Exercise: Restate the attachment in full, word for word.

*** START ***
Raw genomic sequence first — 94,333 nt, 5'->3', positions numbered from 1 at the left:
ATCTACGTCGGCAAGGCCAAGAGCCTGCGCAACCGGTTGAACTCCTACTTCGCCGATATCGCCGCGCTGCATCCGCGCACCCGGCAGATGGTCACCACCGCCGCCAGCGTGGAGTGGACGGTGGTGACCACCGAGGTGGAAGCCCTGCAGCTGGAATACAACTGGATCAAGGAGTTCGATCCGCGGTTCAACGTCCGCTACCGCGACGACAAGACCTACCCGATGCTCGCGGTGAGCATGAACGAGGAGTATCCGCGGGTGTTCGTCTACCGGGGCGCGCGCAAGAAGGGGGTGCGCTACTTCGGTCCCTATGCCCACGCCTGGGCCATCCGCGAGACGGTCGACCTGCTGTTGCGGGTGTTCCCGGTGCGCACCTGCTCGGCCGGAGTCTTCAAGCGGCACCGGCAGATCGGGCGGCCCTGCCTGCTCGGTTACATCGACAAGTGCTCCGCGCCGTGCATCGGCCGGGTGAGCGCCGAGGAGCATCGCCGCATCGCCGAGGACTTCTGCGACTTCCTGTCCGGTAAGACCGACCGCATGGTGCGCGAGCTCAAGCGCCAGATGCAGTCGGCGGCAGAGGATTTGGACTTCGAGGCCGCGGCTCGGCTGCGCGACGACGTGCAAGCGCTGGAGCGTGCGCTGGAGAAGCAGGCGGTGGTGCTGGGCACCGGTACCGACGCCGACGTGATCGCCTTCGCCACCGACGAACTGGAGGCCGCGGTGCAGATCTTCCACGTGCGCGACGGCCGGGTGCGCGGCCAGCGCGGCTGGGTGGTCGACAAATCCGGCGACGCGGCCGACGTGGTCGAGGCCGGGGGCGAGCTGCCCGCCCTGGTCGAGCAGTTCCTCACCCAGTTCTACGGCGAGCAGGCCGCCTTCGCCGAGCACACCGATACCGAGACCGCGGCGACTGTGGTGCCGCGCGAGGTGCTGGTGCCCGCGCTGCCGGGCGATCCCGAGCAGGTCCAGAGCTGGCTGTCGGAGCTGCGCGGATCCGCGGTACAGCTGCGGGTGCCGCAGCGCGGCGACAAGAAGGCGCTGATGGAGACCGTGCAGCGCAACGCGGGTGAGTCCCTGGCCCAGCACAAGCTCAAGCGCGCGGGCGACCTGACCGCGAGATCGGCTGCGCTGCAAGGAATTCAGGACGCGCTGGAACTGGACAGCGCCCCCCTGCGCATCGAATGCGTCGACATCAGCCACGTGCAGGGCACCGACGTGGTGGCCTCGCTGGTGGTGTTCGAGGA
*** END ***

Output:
Raw genomic sequence first — 94,333 nt, 5'->3', positions numbered from 1 at the left:
ATCTACGTCGGCAAGGCCAAGAGCCTGCGCAACCGGTTGAACTCCTACTTCGCCGATATCGCCGCGCTGCATCCGCGCACCCGGCAGATGGTCACCACCGCCGCCAGCGTGGAGTGGACGGTGGTGACCACCGAGGTGGAAGCCCTGCAGCTGGAATACAACTGGATCAAGGAGTTCGATCCGCGGTTCAACGTCCGCTACCGCGACGACAAGACCTACCCGATGCTCGCGGTGAGCATGAACGAGGAGTATCCGCGGGTGTTCGTCTACCGGGGCGCGCGCAAGAAGGGGGTGCGCTACTTCGGTCCCTATGCCCACGCCTGGGCCATCCGCGAGACGGTCGACCTGCTGTTGCGGGTGTTCCCGGTGCGCACCTGCTCGGCCGGAGTCTTCAAGCGGCACCGGCAGATCGGGCGGCCCTGCCTGCTCGGTTACATCGACAAGTGCTCCGCGCCGTGCATCGGCCGGGTGAGCGCCGAGGAGCATCGCCGCATCGCCGAGGACTTCTGCGACTTCCTGTCCGGTAAGACCGACCGCATGGTGCGCGAGCTCAAGCGCCAGATGCAGTCGGCGGCAGAGGATTTGGACTTCGAGGCCGCGGCTCGGCTGCGCGACGACGTGCAAGCGCTGGAGCGTGCGCTGGAGAAGCAGGCGGTGGTGCTGGGCACCGGTACCGACGCCGACGTGATCGCCTTCGCCACCGACGAACTGGAGGCCGCGGTGCAGATCTTCCACGTGCGCGACGGCCGGGTGCGCGGCCAGCGCGGCTGGGTGGTCGACAAATCCGGCGACGCGGCCGACGTGGTCGAGGCCGGGGGCGAGCTGCCCGCCCTGGTCGAGCAGTTCCTCACCCAGTTCTACGGCGAGCAGGCCGCCTTCGCCGAGCACACCGATACCGAGACCGCGGCGACTGTGGTGCCGCGCGAGGTGCTGGTGCCCGCGCTGCCGGGCGATCCCGAGCAGGTCCAGAGCTGGCTGTCGGAGCTGCGCGGATCCGCGGTACAGCTGCGGGTGCCGCAGCGCGGCGACAAGAAGGCGCTGATGGAGACCGTGCAGCGCAACGCGGGTGAGTCCCTGGCCCAGCACAAGCTCAAGCGCGCGGGCGACCTGACCGCGAGATCGGCTGCGCTGCAAGGAATTCAGGACGCGCTGGAACTGGACAGCGCCCCCCTGCGCATCGAATGCGTCGACATCAGCCACGTGCAGGGCACCGACGTGGTGGCCTCGCTGGTGGTGTTCGAGGA